Paul G. Cassell
Paul George Cassell (born 1959) is a former United States federal judge, who is a professor at the law school of the University of Utah. He is best known as an expert in and proponent of the rights of crime victims.
Born in Orange, California in 1959, Cassell received a B.A. from Stanford University in 1979. He later received a J.D. from Stanford Law School in 1984, and was a law clerk for Antonin Scalia, then a judge on the United States Court of Appeals for the District of Columbia Circuit, from 1984 to 1985. He was a law clerk for Chief Justice Warren E. Burger from 1985 to 1986. He was then an associate deputy attorney general in the U.S. Department of Justice from 1986 to 1988, and an assistant U.S. Attorney for the Eastern District of Virginia from 1988 to 1991. He was a professor of law at the S.J. Quinney College of Law at the University of Utah from 1992 to 2002 and since 2007.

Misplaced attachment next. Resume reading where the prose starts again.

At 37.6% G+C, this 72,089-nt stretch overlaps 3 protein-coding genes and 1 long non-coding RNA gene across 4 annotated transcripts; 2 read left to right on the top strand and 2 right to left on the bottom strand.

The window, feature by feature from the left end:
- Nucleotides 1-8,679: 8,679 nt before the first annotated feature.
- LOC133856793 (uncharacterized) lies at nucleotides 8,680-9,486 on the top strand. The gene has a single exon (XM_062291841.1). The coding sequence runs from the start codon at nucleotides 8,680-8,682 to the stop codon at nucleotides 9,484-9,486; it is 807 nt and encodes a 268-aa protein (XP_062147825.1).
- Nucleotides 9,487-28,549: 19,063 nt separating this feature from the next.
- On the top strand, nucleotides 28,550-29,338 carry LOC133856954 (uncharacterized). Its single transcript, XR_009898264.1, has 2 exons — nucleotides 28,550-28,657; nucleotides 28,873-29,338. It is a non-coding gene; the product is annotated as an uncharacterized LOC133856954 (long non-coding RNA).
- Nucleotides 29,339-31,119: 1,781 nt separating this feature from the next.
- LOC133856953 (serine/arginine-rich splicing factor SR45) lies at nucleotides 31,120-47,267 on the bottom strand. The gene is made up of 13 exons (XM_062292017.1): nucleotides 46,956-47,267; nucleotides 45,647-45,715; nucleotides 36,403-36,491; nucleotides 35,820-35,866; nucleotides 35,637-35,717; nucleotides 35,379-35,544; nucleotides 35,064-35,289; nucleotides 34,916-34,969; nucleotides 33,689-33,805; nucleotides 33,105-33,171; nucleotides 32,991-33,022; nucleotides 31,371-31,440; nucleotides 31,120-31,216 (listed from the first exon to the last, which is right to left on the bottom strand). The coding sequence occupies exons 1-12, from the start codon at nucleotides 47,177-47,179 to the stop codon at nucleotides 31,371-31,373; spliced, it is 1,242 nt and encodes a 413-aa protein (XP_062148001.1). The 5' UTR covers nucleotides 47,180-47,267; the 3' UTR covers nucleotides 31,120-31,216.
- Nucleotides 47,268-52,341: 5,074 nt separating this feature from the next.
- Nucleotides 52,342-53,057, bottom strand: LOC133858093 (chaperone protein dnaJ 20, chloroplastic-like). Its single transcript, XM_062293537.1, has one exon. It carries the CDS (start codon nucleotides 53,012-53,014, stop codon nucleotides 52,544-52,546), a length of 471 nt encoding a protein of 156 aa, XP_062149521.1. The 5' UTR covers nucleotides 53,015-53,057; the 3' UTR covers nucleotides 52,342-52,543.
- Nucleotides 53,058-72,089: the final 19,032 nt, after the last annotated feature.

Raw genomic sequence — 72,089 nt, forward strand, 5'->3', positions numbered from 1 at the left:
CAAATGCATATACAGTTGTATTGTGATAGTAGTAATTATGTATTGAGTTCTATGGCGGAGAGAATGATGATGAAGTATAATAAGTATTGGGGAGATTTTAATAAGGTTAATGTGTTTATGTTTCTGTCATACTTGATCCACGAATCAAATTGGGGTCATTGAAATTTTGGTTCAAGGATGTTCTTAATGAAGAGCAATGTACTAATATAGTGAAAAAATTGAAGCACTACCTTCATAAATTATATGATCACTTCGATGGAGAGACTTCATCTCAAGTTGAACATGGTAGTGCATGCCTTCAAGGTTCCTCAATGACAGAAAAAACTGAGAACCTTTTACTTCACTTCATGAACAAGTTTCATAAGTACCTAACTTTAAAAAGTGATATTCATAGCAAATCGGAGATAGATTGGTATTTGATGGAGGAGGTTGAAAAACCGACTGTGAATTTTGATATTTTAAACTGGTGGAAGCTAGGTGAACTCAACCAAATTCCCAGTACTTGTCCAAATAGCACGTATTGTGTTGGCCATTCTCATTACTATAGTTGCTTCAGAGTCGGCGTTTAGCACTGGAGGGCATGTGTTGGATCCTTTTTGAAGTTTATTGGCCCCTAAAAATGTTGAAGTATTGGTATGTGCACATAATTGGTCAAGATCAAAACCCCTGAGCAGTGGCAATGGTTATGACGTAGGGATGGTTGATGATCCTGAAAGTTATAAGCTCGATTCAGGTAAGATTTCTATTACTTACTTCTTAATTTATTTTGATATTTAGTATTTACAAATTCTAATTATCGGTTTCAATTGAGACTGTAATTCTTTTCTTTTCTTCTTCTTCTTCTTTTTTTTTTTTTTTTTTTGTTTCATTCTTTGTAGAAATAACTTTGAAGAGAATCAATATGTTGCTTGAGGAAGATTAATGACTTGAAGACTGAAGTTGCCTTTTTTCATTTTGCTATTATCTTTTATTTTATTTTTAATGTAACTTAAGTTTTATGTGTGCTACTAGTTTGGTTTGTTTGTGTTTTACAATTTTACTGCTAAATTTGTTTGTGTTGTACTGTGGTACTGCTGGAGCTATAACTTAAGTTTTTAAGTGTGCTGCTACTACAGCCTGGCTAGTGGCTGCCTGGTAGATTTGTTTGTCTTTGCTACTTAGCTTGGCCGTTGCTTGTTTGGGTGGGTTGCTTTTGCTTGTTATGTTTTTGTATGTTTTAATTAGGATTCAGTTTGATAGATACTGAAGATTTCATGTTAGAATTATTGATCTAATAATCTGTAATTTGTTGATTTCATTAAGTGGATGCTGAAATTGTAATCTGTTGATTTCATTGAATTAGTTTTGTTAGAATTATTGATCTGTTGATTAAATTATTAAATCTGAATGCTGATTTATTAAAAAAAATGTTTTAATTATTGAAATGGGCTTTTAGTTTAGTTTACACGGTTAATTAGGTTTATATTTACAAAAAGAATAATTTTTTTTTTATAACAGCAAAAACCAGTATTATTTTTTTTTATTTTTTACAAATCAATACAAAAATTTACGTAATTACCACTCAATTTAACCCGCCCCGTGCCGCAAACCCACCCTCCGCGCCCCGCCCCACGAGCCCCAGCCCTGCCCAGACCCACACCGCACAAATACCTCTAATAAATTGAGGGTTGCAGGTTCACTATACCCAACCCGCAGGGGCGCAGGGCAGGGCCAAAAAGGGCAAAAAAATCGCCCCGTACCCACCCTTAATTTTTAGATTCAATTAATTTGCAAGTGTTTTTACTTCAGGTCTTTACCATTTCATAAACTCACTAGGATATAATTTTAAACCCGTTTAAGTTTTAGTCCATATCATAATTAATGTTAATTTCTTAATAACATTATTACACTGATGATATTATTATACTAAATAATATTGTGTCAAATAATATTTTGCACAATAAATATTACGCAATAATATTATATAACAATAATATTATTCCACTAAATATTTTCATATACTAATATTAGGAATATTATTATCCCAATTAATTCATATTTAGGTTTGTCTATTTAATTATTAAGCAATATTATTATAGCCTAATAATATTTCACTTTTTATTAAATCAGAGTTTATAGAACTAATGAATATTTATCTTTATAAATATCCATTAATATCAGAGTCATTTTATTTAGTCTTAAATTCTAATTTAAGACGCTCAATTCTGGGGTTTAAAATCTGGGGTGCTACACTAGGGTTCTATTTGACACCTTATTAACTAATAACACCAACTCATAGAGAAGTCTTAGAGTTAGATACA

On September 4, 2001, Cassell was nominated by President George W. Bush to a seat on the United States District Court for the District of Utah vacated by David Sam. Cassell was confirmed by the United States Senate on May 13, 2002, and received his commission on May 15, 2002, and served in that capacity until his resignation on November 5, 2007. Cassell then returned to teaching at the S.J. Quinney College of Law.
- Freeing the Guilty Without Protecting the Innocent: Some Skeptical Observations on Proposed New “Innocence” Procedures by Paul G. Cassell, Dec. 2011, Ronald N. Boyce Presidential Professor of Criminal Law, S.J. Quinney College of Law at the University of Utah.